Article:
Guerrilla Governance: Patterns and Explanations

Posted: 13 Aug 2009

Date Written: 2009


Guerrillas frequently form governments for civilians living in areas they hold during civil war. The forms these governments take vary considerably. They present an underexploited area in comparative politics. Insurgents choose to form governments only when they think it will help them win their civil war. Civilian responses may alter their original design. In this paper I discuss which cases of guerrilla organization are appropriate for analysis, the different patterns of civilian governance, three brief case studies to demonstrate the variation, and a preliminary account of explanations for their differences. The explanations discussed here focus on doctrines adopted by guerrillas before rebellion, whether rebellion occurs as a result of predation or a security dilemma, differential access to wealth and the presence or absence of material resources available to guerrilla leaders. The variables discussed in the paper are represented in a template that is currently being used to build a dataset on civilian governance during civil wars conducted between 1945 and 2005.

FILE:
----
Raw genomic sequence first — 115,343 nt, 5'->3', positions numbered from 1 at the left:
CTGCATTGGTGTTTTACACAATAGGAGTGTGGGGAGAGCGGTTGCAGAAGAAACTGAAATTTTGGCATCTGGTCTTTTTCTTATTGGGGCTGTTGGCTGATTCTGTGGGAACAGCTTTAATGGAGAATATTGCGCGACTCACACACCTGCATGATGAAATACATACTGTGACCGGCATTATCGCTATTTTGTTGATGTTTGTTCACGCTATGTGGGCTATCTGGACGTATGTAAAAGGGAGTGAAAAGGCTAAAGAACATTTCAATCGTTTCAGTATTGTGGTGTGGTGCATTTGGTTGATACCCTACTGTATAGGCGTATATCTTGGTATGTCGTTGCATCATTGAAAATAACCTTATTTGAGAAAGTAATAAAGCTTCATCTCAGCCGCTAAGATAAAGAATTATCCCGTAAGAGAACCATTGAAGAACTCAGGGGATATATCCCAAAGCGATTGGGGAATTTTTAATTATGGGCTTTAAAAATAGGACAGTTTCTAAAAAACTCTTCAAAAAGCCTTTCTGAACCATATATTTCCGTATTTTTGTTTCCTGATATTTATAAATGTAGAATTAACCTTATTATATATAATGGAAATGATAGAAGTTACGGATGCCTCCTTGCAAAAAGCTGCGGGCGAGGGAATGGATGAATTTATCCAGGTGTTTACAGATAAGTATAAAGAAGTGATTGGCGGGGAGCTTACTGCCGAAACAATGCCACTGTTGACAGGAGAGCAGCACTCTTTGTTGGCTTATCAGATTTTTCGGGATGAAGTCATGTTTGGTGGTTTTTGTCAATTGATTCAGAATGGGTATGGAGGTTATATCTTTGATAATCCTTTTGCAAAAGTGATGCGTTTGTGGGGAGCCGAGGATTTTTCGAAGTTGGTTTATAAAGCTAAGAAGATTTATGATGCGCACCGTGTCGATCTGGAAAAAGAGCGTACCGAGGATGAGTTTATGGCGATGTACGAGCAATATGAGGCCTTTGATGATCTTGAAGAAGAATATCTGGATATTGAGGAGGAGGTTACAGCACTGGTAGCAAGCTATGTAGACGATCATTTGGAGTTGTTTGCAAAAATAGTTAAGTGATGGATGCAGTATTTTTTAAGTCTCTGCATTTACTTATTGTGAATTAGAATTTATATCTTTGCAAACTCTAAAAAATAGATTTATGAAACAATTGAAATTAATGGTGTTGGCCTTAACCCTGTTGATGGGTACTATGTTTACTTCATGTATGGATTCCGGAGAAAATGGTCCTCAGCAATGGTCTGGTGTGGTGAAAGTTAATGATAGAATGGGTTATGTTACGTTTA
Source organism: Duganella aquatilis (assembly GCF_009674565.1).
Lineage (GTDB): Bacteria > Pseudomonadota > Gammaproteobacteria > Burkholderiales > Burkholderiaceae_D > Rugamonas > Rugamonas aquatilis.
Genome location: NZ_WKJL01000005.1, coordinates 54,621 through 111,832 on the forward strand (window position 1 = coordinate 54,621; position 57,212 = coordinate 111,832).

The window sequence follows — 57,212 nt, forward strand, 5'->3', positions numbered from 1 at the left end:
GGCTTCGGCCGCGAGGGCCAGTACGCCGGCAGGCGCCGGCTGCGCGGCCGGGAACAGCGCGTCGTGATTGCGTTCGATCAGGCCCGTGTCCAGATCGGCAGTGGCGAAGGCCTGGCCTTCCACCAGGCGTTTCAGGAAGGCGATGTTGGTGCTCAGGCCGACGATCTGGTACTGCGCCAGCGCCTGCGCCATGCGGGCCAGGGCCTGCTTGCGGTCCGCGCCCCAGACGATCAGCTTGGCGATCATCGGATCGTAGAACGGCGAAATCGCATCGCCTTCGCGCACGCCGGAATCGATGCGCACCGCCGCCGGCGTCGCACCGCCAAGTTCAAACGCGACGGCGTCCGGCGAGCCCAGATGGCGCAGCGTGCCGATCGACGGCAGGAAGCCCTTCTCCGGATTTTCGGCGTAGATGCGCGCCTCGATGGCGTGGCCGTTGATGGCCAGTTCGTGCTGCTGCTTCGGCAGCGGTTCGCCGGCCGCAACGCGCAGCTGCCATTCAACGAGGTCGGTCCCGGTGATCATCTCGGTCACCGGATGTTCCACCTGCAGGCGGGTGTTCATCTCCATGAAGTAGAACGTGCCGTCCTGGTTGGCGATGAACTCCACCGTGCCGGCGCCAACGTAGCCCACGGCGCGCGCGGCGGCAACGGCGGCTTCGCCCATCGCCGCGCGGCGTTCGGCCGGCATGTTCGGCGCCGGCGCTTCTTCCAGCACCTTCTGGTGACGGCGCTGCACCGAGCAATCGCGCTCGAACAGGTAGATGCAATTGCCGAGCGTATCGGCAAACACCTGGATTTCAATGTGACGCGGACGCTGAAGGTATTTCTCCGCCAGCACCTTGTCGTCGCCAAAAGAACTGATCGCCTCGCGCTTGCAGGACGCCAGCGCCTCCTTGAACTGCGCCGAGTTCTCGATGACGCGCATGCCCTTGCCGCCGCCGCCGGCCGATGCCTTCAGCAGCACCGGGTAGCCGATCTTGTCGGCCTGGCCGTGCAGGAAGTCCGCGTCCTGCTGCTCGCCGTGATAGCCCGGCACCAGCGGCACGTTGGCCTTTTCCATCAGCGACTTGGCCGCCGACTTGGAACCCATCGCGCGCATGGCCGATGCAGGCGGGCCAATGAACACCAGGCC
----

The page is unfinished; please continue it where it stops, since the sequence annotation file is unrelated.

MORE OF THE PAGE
Suggested Citation

Kasfir, Nelson, Guerrilla Governance: Patterns and Explanations (2009). APSA 2009 Toronto Meeting Paper, Available at SSRN:

Nelson Kasfir (Contact Author)

Dartmouth College ( email )

Department of Sociology
Hanover, NH 03755
United States
603-646-2549 (Phone)
603-646-2152 (Fax)

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